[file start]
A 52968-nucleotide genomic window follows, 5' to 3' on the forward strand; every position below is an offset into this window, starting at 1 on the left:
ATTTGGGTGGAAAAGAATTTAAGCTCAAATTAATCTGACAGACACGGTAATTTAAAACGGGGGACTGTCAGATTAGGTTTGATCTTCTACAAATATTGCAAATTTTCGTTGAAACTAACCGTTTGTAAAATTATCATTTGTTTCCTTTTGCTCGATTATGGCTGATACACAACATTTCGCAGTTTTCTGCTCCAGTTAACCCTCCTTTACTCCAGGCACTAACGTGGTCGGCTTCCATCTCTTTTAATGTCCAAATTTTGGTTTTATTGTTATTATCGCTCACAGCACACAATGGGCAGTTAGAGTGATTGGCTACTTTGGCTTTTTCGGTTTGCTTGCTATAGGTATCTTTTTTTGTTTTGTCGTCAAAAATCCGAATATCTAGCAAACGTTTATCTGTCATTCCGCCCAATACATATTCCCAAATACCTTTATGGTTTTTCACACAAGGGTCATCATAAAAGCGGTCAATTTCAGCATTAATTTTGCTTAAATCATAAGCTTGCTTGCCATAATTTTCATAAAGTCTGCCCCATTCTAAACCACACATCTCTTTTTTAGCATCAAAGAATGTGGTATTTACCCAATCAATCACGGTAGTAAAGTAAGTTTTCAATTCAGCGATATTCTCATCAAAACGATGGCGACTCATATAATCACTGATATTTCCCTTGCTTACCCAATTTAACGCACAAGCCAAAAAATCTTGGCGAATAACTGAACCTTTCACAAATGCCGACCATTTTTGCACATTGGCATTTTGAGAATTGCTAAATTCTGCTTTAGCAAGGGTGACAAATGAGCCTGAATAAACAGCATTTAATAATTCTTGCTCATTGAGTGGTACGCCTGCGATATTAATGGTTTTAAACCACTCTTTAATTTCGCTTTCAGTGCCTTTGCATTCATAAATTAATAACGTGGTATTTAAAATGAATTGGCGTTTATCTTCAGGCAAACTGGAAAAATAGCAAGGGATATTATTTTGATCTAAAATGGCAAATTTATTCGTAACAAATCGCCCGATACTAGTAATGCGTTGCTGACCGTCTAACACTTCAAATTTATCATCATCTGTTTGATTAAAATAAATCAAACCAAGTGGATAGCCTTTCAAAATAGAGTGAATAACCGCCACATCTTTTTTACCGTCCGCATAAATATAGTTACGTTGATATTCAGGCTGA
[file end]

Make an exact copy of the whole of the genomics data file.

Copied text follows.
A 52968-nucleotide genomic window follows, 5' to 3' on the forward strand; every position below is an offset into this window, starting at 1 on the left:
ATTTGGGTGGAAAAGAATTTAAGCTCAAATTAATCTGACAGACACGGTAATTTAAAACGGGGGACTGTCAGATTAGGTTTGATCTTCTACAAATATTGCAAATTTTCGTTGAAACTAACCGTTTGTAAAATTATCATTTGTTTCCTTTTGCTCGATTATGGCTGATACACAACATTTCGCAGTTTTCTGCTCCAGTTAACCCTCCTTTACTCCAGGCACTAACGTGGTCGGCTTCCATCTCTTTTAATGTCCAAATTTTGGTTTTATTGTTATTATCGCTCACAGCACACAATGGGCAGTTAGAGTGATTGGCTACTTTGGCTTTTTCGGTTTGCTTGCTATAGGTATCTTTTTTTGTTTTGTCGTCAAAAATCCGAATATCTAGCAAACGTTTATCTGTCATTCCGCCCAATACATATTCCCAAATACCTTTATGGTTTTTCACACAAGGGTCATCATAAAAGCGGTCAATTTCAGCATTAATTTTGCTTAAATCATAAGCTTGCTTGCCATAATTTTCATAAAGTCTGCCCCATTCTAAACCACACATCTCTTTTTTAGCATCAAAGAATGTGGTATTTACCCAATCAATCACGGTAGTAAAGTAAGTTTTCAATTCAGCGATATTCTCATCAAAACGATGGCGACTCATATAATCACTGATATTTCCCTTGCTTACCCAATTTAACGCACAAGCCAAAAAATCTTGGCGAATAACTGAACCTTTCACAAATGCCGACCATTTTTGCACATTGGCATTTTGAGAATTGCTAAATTCTGCTTTAGCAAGGGTGACAAATGAGCCTGAATAAACAGCATTTAATAATTCTTGCTCATTGAGTGGTACGCCTGCGATATTAATGGTTTTAAACCACTCTTTAATTTCGCTTTCAGTGCCTTTGCATTCATAAATTAATAACGTGGTATTTAAAATGAATTGGCGTTTATCTTCAGGCAAACTGGAAAAATAGCAAGGGATATTATTTTGATCTAAAATGGCAAATTTATTCGTAACAAATCGCCCGATACTAGTAATGCGTTGCTGACCGTCTAACACTTCAAATTTATCATCATCTGTTTGATTAAAATAAATCAAACCAAGTGGATAGCCTTTCAAAATAGAGTGAATAACCGCCACATCTTTTTTACCGTCCGCATAAATATAGTTACGTTGATATTCAGGCTGA